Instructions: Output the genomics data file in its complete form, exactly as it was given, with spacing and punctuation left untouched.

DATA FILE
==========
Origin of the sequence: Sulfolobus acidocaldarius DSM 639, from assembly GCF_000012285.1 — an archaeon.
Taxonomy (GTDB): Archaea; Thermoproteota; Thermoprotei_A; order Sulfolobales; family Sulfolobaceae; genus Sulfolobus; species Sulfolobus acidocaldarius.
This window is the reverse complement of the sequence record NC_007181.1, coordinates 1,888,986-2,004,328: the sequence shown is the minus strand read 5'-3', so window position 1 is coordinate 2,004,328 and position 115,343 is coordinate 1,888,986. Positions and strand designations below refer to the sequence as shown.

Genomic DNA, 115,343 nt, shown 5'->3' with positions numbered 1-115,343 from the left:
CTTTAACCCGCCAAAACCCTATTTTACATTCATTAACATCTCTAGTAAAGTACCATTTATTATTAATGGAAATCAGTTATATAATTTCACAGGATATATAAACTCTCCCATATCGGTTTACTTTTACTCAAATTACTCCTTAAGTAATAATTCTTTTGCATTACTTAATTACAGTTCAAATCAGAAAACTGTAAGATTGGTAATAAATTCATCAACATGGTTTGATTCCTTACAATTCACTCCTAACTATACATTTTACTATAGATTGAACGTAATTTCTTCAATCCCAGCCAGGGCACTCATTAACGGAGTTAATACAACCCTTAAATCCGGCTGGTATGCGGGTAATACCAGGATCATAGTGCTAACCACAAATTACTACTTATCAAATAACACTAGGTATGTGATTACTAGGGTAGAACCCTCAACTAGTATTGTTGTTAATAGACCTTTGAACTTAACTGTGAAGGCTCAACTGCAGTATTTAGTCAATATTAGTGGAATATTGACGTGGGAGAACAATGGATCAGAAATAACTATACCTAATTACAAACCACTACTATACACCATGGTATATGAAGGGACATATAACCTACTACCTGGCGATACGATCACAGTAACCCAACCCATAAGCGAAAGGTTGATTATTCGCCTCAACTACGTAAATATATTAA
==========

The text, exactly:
Origin of the sequence: Sulfolobus acidocaldarius DSM 639, from assembly GCF_000012285.1 — an archaeon.
Taxonomy (GTDB): Archaea; Thermoproteota; Thermoprotei_A; order Sulfolobales; family Sulfolobaceae; genus Sulfolobus; species Sulfolobus acidocaldarius.
This window is the reverse complement of the sequence record NC_007181.1, coordinates 1,888,986-2,004,328: the sequence shown is the minus strand read 5'-3', so window position 1 is coordinate 2,004,328 and position 115,343 is coordinate 1,888,986. Positions and strand designations below refer to the sequence as shown.

Genomic DNA, 115,343 nt, shown 5'->3' with positions numbered 1-115,343 from the left:
CTTTAACCCGCCAAAACCCTATTTTACATTCATTAACATCTCTAGTAAAGTACCATTTATTATTAATGGAAATCAGTTATATAATTTCACAGGATATATAAACTCTCCCATATCGGTTTACTTTTACTCAAATTACTCCTTAAGTAATAATTCTTTTGCATTACTTAATTACAGTTCAAATCAGAAAACTGTAAGATTGGTAATAAATTCATCAACATGGTTTGATTCCTTACAATTCACTCCTAACTATACATTTTACTATAGATTGAACGTAATTTCTTCAATCCCAGCCAGGGCACTCATTAACGGAGTTAATACAACCCTTAAATCCGGCTGGTATGCGGGTAATACCAGGATCATAGTGCTAACCACAAATTACTACTTATCAAATAACACTAGGTATGTGATTACTAGGGTAGAACCCTCAACTAGTATTGTTGTTAATAGACCTTTGAACTTAACTGTGAAGGCTCAACTGCAGTATTTAGTCAATATTAGTGGAATATTGACGTGGGAGAACAATGGATCAGAAATAACTATACCTAATTACAAACCACTACTATACACCATGGTATATGAAGGGACATATAACCTACTACCTGGCGATACGATCACAGTAACCCAACCCATAAGCGAAAGGTTGATTATTCGCCTCAACTACGTAAATATATTAA